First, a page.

There is considerable variation in the approach to infants presenting to the emergency department and outpatient clinics with fever without a source. We set out to describe the current clinical practice regarding culture acquisition on febrile young infants and review the outcomes of infants with and without cultures obtained.
This study analyzed Kaiser Permanente Northern California’s electronic medical record to identify all febrile, full term, previously healthy infants born between July 1, 2010, and June 30, 2013, presenting for care between 7 and 90 days of age.
During this 3-year study, 96 156 full-term infants were born at Kaiser Permanente Northern California. A total of 1380 infants presented for care with a fever with an incidence rate of 14.4 (95% confidence interval: 13.6–15.1) per 1000 full term births. Fifty-nine percent of infants 7 to 28 days old had a full evaluation compared with 25% of infants 29 to 60 days old and 5% of infants 61 to 90 days old. Older infants with lower febrile temperatures presenting to an office setting were less likely to have a culture. In the 30 days after fevers, 1% of infants returned with a urinary tract infection. No infants returned with bacteremia or meningitis.
Fever in a medical setting occurred in 1.4% of infants in this large cohort. Forty-one percent of febrile infants did not have any cultures including 24% less than 28 days. One percent returned in the following month with a urinary tract infection. There was no delayed identification of bacteremia or meningitis.
Management of Fever in Infants. Is The Glass Half Empty? Half Full? Or Both?
I congratulate Drs. Greenhow, Hung and Pantell for presenting their data on a large cohort of febrile, full-term infants 7 to 90 days old (1). Serious bacterial infection (SBI), defined as UTI, bacteremia or meningitis, occurred in 195 of 1380 infants (14%). Specifically, 183 (13.2%) of febrile infants had UTI, 36 (2.6%) had bacteremia, and 4 (0.3%) had meningitis. A few patients with UTI also had bacteremia and one had bacteremia plus meningitis. Among the neonates 7-28 days old, SBI rates were highest, with 57 cases of UTI, 18 cases of bacteremia and 1 case of meningitis. A “full evaluation” -- cultures of urine, blood and CSF—was completed in 59% of those 7-28 days old, 25% of the 29-60 day olds, and 5% of those 61-90 days old.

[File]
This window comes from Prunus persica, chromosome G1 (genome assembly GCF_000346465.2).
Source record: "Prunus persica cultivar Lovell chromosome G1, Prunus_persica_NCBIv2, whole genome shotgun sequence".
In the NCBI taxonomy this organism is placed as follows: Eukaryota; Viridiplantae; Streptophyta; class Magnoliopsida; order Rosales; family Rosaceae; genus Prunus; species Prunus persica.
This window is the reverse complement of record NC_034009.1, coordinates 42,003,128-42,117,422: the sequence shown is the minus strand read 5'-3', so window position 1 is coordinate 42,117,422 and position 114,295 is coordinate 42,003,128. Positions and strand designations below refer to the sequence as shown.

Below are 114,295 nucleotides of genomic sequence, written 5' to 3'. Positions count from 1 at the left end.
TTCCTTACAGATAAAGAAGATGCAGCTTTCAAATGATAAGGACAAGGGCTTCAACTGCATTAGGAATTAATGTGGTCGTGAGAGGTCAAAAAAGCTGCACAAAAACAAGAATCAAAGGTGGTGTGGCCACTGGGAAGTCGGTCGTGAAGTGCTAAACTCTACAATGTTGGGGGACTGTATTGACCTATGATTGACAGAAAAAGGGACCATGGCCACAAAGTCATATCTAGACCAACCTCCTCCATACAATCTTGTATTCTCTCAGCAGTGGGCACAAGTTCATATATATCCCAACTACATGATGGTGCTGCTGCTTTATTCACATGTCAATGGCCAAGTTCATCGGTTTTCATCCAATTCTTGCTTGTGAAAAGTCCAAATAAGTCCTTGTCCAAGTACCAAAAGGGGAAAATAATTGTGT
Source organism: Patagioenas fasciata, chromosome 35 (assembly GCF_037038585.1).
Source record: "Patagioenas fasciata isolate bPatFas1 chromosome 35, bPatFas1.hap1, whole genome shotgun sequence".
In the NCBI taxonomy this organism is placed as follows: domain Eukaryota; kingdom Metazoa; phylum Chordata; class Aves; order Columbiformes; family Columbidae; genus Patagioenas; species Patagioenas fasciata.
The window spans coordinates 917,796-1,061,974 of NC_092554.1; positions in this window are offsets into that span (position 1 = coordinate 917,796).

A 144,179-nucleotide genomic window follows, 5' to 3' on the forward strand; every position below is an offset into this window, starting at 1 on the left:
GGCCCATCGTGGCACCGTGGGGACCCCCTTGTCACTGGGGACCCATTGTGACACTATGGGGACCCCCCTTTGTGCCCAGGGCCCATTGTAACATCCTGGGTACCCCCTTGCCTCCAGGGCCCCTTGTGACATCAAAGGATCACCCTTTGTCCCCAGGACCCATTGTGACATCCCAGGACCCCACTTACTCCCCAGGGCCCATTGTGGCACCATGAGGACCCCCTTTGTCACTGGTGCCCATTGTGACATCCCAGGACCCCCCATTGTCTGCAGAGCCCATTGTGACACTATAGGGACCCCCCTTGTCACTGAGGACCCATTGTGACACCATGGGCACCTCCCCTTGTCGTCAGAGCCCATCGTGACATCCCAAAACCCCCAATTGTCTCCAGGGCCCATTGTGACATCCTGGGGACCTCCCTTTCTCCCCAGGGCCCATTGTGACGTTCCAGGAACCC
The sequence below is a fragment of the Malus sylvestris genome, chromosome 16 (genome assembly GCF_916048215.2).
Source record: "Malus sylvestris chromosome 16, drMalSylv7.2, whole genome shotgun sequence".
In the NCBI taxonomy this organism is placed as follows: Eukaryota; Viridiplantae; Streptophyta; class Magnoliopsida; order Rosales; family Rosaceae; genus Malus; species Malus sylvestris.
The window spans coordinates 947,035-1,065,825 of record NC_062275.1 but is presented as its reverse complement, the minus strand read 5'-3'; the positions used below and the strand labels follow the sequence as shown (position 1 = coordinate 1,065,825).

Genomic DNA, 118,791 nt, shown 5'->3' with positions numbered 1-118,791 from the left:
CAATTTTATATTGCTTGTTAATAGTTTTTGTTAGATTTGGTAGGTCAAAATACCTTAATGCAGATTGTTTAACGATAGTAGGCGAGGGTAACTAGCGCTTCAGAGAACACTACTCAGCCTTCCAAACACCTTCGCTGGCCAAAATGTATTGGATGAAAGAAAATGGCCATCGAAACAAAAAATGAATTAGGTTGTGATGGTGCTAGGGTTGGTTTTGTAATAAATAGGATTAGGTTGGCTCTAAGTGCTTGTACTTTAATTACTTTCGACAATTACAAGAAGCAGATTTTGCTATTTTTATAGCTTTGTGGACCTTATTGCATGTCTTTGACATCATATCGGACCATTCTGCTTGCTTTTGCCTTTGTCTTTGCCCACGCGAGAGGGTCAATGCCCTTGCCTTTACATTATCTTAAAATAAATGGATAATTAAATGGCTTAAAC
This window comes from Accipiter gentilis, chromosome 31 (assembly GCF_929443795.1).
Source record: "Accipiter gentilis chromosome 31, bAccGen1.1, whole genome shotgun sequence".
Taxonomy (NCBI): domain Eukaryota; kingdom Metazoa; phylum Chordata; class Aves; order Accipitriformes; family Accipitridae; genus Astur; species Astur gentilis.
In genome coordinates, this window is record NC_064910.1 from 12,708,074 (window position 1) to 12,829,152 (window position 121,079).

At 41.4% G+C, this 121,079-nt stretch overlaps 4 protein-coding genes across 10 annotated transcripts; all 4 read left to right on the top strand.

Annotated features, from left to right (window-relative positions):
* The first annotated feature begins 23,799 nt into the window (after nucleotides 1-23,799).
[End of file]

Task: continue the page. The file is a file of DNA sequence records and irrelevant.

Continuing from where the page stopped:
Of the 442 children (32%) with no cultures or in those with only selected cultures done (urine, blood, and CSF cultures were per obtained in 60%, 64%, and 29% of children, respectively), 5 (1%) were diagnosed in the next 30 days to have a febrile UTI; additionally, 5 children who initially had negative urine cultures also were found to have UTI in the next 30 days. Importantly, no child with less than the full complement of cultures was later found to have bacteremia or meningitis in the next month. While this is reassuring, it must be noted that many children lacking the full evaluation were treated with antibiotics at presentation. This may have cured some bacterial infections. Additionally, some asymptomatic bacteremias may have resolved without treatment. It is unlikely, though, that subsequent cases of meningitis were missed.
A commentary (Management of Fever in Young Infants: Evidence Versus Practice) (2) on this valuable article by Greenhow et al. was written by Drs. Baker and Avner, academicians trained in Emergency Medicine and well-known for their publications on the topic of SBIs in febrile infants. They emphasize that:
1. Multiple studies confirm that rates of bacteremia (about 1%) and bacterial meningitis (about 0.4%) are low in this population of febrile infants under 90 days of age;
2. There is a low but definite rate of SBIs in young febrile infants (6-7%) even when a viral infection is confirmed to be present.; and
3. Well-appearing febrile infants judged to be at low risk of SBI by experienced practitioners can on occasion have SBI.
Drs. Baker and Avner advocate performing complete evaluations on most, if not all, febrile infants under three months old, and especially in those under a month of age, to ensure that all children with SBI are detected and treated. They are disconcerted by what they feel is the dismissal by many practitioners of the established scientific evidence which, they believe, compels practioners to perform full evaluations. They see a “disconnect” between evidence and clinical practice.